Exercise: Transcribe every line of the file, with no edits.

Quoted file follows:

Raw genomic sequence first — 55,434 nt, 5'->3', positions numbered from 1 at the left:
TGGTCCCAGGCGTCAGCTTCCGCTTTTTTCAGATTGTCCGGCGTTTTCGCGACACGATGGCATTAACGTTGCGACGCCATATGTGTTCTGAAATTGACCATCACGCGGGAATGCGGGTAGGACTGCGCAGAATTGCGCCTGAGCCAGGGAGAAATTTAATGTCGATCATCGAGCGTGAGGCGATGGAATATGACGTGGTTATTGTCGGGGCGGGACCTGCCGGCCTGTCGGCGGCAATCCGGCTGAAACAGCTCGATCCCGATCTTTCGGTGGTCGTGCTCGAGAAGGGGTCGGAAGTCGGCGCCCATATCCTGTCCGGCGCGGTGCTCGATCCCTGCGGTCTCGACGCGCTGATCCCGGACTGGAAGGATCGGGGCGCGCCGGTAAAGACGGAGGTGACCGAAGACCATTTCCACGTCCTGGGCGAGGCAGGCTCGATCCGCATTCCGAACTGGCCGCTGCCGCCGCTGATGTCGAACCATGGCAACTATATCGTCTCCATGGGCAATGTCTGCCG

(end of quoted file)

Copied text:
Raw genomic sequence first — 55,434 nt, 5'->3', positions numbered from 1 at the left:
TGGTCCCAGGCGTCAGCTTCCGCTTTTTTCAGATTGTCCGGCGTTTTCGCGACACGATGGCATTAACGTTGCGACGCCATATGTGTTCTGAAATTGACCATCACGCGGGAATGCGGGTAGGACTGCGCAGAATTGCGCCTGAGCCAGGGAGAAATTTAATGTCGATCATCGAGCGTGAGGCGATGGAATATGACGTGGTTATTGTCGGGGCGGGACCTGCCGGCCTGTCGGCGGCAATCCGGCTGAAACAGCTCGATCCCGATCTTTCGGTGGTCGTGCTCGAGAAGGGGTCGGAAGTCGGCGCCCATATCCTGTCCGGCGCGGTGCTCGATCCCTGCGGTCTCGACGCGCTGATCCCGGACTGGAAGGATCGGGGCGCGCCGGTAAAGACGGAGGTGACCGAAGACCATTTCCACGTCCTGGGCGAGGCAGGCTCGATCCGCATTCCGAACTGGCCGCTGCCGCCGCTGATGTCGAACCATGGCAACTATATCGTCTCCATGGGCAATGTCTGCCG